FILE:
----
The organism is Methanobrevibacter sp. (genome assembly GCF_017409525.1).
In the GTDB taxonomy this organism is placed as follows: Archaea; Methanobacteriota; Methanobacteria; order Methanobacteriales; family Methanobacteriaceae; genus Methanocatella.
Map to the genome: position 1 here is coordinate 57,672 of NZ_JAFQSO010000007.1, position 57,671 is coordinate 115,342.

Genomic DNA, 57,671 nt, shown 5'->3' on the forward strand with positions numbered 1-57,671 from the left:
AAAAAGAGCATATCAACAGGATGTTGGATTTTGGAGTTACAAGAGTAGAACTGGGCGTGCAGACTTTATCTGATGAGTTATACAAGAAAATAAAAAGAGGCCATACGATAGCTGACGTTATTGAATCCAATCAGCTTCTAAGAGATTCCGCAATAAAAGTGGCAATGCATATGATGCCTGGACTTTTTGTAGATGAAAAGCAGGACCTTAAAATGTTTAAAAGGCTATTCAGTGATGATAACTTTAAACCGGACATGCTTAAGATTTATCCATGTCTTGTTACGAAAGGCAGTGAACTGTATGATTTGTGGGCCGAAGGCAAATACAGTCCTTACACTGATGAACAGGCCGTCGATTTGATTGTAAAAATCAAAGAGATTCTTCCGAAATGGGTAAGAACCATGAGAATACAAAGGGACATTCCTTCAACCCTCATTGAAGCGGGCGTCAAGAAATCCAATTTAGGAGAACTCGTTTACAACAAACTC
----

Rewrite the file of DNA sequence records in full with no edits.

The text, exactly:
The organism is Methanobrevibacter sp. (genome assembly GCF_017409525.1).
In the GTDB taxonomy this organism is placed as follows: Archaea; Methanobacteriota; Methanobacteria; order Methanobacteriales; family Methanobacteriaceae; genus Methanocatella.
Map to the genome: position 1 here is coordinate 57,672 of NZ_JAFQSO010000007.1, position 57,671 is coordinate 115,342.

Genomic DNA, 57,671 nt, shown 5'->3' on the forward strand with positions numbered 1-57,671 from the left:
AAAAAGAGCATATCAACAGGATGTTGGATTTTGGAGTTACAAGAGTAGAACTGGGCGTGCAGACTTTATCTGATGAGTTATACAAGAAAATAAAAAGAGGCCATACGATAGCTGACGTTATTGAATCCAATCAGCTTCTAAGAGATTCCGCAATAAAAGTGGCAATGCATATGATGCCTGGACTTTTTGTAGATGAAAAGCAGGACCTTAAAATGTTTAAAAGGCTATTCAGTGATGATAACTTTAAACCGGACATGCTTAAGATTTATCCATGTCTTGTTACGAAAGGCAGTGAACTGTATGATTTGTGGGCCGAAGGCAAATACAGTCCTTACACTGATGAACAGGCCGTCGATTTGATTGTAAAAATCAAAGAGATTCTTCCGAAATGGGTAAGAACCATGAGAATACAAAGGGACATTCCTTCAACCCTCATTGAAGCGGGCGTCAAGAAATCCAATTTAGGAGAACTCGTTTACAACAAACTC